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Cutting Back on Biz Travel is Easy...

March 18 2009 by Chris McGinnis
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travelcosts1.jpg...but the reality is that increasing business travel when other companies are cutting back creates an opportunity to poach business from competitors and snag new accounts.

Right?

Well, yes, according to the US Travel Association. Granted, this group's raison d'etre is to promote travel, but its mid-February survey of 401 execs at U.S. companies reveals a conflict.

About half of the respondents reported that their companies had recently cut back on business travel spending. But 82 percent agree that business travel is important to their ability to achieve positive results. And 81 percent believe that client contact is necessary during tough times.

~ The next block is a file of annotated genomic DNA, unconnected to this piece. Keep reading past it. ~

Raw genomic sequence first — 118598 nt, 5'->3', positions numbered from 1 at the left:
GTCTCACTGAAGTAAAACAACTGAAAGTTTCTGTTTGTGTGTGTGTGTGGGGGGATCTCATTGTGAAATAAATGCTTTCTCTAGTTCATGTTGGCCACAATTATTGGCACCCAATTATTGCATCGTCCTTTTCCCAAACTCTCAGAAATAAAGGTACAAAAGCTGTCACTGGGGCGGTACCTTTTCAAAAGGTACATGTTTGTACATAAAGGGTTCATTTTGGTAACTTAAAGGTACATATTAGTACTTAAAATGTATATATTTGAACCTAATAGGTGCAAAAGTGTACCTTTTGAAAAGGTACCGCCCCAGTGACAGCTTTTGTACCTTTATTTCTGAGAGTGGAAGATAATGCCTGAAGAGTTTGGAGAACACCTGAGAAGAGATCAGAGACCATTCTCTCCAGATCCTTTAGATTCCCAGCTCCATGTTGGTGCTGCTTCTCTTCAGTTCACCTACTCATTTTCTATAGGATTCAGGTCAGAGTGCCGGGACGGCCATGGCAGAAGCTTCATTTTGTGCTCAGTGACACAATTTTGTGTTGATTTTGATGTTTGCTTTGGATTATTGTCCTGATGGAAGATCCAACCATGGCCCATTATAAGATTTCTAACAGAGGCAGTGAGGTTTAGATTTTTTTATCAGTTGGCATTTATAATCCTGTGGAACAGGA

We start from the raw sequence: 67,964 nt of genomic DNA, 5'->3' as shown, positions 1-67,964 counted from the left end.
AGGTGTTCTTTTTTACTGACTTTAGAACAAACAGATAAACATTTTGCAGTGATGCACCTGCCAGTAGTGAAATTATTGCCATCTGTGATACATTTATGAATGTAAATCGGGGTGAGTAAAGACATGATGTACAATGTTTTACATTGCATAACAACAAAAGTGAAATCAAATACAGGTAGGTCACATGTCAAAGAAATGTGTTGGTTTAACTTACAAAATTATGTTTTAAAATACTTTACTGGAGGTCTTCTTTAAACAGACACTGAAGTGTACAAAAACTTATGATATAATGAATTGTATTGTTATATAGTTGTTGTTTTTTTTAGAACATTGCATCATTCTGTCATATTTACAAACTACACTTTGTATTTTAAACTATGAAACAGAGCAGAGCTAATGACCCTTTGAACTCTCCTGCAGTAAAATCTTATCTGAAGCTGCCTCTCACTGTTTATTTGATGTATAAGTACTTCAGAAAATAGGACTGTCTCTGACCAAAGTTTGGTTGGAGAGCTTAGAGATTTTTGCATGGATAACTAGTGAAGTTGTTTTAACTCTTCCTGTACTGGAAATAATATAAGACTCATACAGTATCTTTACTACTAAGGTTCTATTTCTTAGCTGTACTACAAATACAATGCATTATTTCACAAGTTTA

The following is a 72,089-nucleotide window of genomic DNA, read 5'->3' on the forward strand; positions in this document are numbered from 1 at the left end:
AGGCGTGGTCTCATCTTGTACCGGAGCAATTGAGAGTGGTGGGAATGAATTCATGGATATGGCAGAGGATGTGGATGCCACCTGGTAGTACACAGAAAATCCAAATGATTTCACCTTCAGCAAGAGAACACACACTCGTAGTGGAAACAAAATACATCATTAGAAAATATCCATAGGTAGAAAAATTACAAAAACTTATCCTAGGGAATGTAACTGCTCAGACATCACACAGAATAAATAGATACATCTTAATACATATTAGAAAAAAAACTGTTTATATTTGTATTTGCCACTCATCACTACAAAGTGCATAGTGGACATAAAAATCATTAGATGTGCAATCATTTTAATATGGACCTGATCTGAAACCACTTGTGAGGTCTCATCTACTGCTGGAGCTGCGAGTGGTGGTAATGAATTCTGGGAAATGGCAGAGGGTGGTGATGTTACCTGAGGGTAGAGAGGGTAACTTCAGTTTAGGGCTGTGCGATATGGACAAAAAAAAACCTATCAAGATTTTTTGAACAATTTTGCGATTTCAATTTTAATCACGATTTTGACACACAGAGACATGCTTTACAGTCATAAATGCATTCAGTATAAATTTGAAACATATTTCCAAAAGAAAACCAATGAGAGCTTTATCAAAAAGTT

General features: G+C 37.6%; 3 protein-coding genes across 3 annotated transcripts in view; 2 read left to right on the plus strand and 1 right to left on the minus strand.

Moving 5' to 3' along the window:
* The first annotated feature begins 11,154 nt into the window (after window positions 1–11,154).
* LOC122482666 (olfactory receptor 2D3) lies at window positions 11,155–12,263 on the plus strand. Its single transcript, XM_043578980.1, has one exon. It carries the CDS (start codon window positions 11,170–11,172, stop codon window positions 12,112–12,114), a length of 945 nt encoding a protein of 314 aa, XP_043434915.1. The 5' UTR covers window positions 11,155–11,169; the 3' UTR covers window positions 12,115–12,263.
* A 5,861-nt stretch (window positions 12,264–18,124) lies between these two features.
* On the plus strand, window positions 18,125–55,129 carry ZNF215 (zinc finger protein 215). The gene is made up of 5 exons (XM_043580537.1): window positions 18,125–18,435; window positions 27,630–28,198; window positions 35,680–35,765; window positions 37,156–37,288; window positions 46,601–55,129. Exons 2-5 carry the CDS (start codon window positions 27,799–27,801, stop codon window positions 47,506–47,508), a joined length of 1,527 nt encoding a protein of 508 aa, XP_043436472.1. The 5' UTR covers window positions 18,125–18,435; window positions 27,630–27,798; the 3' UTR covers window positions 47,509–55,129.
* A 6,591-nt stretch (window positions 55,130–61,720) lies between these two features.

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This Just May Be the Best Time to Travel, at Least in My Lifetime...

March 17 2009 by Bryson Forbes
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besttime.jpgDespite what Chicken Little and every newscaster, radio host and journalist would have you believe, the sky is not actually falling!

Personally, I don't think I can take much more of the doom and gloom and am looking at things from a different angle. This challenge has created some of the best travel opportunities seen in decades. The reason is simple; you stand to get the greatest value for your vacation if you plan and go during the current recession.